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Syria, Hezbollah condemn Hariri investigation

The militant Hezbollah group and its ally Syria denounced the United Nations on Thursday for its decision to establish a tribunal to prosecute the killers of former Prime Minister Rafik Hariri.
A Lebanese traffic policeman on Thursday directs the first traffic over the site on the Beirut seaside boulevard where a suicide truck bomb exploded next to Rafik Hariri's motorcade on Feb. 14, 2005, killing him and 22 others. The site had been sealed off to civilians while a U.N. probe looked for evidence.
A Lebanese traffic policeman on Thursday directs the first traffic over the site on the Beirut seaside boulevard where a suicide truck bomb exploded next to Rafik Hariri's motorcade on Feb. 14, 2005, killing him and 22 others. The site had been sealed off to civilians while a U.N. probe looked for evidence.Ben Curtis / AP
/ Source: The Associated Press

The militant Hezbollah group and its ally Syria denounced the United Nations on Thursday for its decision to establish a tribunal to prosecute the killers of former Prime Minister Rafik Hariri.

Meanwhile, officials in Beirut reopened the road where Hariri was killed by a suicide truck bomb in February 2005. Mayor Abdel-Monem al-Ariss said the spot would remain “a historic symbol in the heart of Beirut.”

The tribunal has been at the core of a political crisis between the pro-Western government in Beirut and the Hezbollah-led opposition that has erupted into street clashes in recent months, killing 11 people.

Hezbollah called the U.N. Security Council decision a violation of Lebanon’s sovereignty and “an attack on its internal affairs.”

“It amounts to a flagrant violation that makes the resolution illegal and illegitimate at the national and international level,” the Shiite Muslim group said in a statement, adding that the resolution placed Lebanon under “international tutelage, without decision-making and sovereignty in an unprecedented development in the history of sovereign states.”

U.S.-backed Prime Minister Fuad Saniora had asked the Security Council earlier this month to establish the tribunal, citing the refusal of opposition-aligned Parliament Speaker Nabih Berri to convene a session to ratify the creation of the tribunal.

Berri rejected these accusations Thursday, reflecting the opposition’s bitterness over the government’s move to take the issue to the U.N.

Lebanon's president skeptical
Lebanon’s pro-Syrian president, Emile Lahoud, expressed skepticism over the tribunal’s ability to “lead us to the truth” and identify the assassins. But he said he would support the court if it was “fair and impartial.”

Syria, which has been implicated in Hariri’s assassination by the U.N., was also quick to criticize the establishment of the tribunal under Chapter 7 of the U.N. Charter, which deals with threats to international peace and allows military enforcement.

Shortly after the vote late Wednesday, Syria’s official news agency, citing an unidentified official, said: “The formation of the international court under Chapter 7 is considered as a degradation of Lebanon’s sovereignty.”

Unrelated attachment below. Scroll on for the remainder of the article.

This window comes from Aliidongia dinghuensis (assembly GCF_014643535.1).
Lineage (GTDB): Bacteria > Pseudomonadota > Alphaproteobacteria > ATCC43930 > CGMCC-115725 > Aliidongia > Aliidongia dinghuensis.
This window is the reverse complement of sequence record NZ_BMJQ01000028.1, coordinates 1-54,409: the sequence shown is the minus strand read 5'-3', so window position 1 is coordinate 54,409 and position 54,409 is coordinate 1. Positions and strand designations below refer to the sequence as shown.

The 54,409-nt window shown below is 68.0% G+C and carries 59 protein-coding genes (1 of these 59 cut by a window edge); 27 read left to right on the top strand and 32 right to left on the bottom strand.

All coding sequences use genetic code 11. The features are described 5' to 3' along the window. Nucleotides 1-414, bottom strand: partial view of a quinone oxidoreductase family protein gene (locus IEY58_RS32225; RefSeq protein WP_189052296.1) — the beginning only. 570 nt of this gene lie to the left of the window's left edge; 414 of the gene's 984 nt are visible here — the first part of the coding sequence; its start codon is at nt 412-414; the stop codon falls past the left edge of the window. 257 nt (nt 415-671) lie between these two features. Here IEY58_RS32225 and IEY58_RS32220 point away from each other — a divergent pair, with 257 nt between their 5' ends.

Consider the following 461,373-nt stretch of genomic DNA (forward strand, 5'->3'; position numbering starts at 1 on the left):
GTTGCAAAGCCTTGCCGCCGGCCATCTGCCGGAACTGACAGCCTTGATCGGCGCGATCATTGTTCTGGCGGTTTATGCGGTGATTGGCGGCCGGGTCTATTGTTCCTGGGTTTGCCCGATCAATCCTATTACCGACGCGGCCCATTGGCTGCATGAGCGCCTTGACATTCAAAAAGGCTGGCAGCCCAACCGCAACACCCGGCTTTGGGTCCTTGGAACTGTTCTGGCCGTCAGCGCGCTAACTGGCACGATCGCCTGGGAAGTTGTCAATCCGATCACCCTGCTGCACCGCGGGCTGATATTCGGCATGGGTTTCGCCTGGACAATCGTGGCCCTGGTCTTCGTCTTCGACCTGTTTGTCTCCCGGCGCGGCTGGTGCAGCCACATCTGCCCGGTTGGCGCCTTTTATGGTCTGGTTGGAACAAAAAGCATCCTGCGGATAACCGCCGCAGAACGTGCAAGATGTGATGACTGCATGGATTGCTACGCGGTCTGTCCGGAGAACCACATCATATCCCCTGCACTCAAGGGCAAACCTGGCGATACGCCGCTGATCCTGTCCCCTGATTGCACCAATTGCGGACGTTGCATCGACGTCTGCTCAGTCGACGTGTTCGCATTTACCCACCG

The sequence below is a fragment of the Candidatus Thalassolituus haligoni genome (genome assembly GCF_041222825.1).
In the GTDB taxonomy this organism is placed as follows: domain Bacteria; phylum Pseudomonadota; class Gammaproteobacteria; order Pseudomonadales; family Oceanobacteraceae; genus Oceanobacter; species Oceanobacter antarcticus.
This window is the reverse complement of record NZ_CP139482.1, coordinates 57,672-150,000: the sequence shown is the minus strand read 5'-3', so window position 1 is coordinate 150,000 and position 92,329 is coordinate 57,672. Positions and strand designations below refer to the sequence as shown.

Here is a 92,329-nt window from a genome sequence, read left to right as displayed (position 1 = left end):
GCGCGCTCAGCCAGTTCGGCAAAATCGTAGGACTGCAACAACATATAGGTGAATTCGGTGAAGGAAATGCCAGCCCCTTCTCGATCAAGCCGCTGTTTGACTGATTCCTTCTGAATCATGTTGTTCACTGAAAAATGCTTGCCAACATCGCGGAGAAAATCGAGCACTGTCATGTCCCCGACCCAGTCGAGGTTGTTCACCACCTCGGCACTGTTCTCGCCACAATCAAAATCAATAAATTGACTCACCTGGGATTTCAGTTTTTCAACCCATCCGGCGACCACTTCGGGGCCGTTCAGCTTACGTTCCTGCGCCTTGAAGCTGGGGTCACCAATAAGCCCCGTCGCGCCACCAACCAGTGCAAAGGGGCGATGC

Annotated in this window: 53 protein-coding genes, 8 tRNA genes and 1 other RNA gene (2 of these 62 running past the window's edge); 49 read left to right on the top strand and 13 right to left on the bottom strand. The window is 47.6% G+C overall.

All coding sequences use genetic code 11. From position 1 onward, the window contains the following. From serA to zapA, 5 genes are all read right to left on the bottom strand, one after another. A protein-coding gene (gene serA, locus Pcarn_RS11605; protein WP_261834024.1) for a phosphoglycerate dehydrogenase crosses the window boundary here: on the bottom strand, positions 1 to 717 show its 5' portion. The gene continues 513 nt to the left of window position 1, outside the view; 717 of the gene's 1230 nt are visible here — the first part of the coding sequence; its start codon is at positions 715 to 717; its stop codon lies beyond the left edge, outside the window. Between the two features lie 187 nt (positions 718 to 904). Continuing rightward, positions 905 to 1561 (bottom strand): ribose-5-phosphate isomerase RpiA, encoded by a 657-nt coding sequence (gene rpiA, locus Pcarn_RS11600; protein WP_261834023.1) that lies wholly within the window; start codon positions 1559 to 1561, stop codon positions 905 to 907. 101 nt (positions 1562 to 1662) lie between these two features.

Syrian newspapers on Thursday also criticized the decision as an American-Israeli effort to exact revenge on Damascus, an opponent of both.

Assad warns over sovereignty
Syrian President Bashar Assad has denied involvement in the assassination and threatened not to cooperate with the tribunal if it infringes on Syrian national sovereignty.

Police cleared roadblocks in front of the 328-yard stretch of road where Hariri and 22 others were killed. The seaside boulevard had been closed for more than two years while the U.N. scoured the ground, adjacent buildings and the nearby Mediterranean Sea for evidence.

Among the first to drive through was a passenger minivan, whose driver stopped, got out of the vehicle, knelt and kissed the ground, saying: “God have mercy on your soul.”

Earlier, Carole Farhat, who survived the bombing two years ago, watched as laborers filled the bomb crater with gravel and paved over it. She said she was glad to be alive “to enjoy this moment.”

“I’ve come to see the spot where I was seconds away from death. It might be a good sign for Lebanon and for us,” said Farhat, who was thrown in the air by the bombing as she crossed the road. She lost much of her hearing and sustained injuries to her eyes.

Daniel Germani, an engineer who was also injured in the bombing, said the reopening of the road would allow his team to repair the famous St. George Hotel, which was severely damaged in the blast. Five hotel employees were killed and eight were wounded, he said. He estimated damages to the hotel at $10 million, saying they had yet to receive compensation.

Last chance for Lebanese body
The U.N. resolution gives the Lebanese parliament a last chance to establish the tribunal itself. If it doesn’t act by June 10, the U.N. decision will automatically “enter into force.”

Saad Hariri, leader of the parliamentary majority and the son of the late prime minister, and Saniora have extended a hand to the opposition after the tribunal’s approval. But ratification by the parliament so far appears unlikely entangled.

Saad Hariri said after the vote late Wednesday the decision was a turning point in Lebanon that would protect the country from further assassinations.

The vote is a “victory the world has given to oppressed Lebanon and a victory for an oppressed Lebanon in the world,” he said, holding back tears at the end of his televised speech.

Saniora, a longtime confidant of Rafik Hariri, also called the tribunal “a triumph for Lebanon against injustice, crime and tyranny.” He urged the Lebanese to put their differences behind, saying the approval of the tribunal was a “positive step” for renewed dialogue.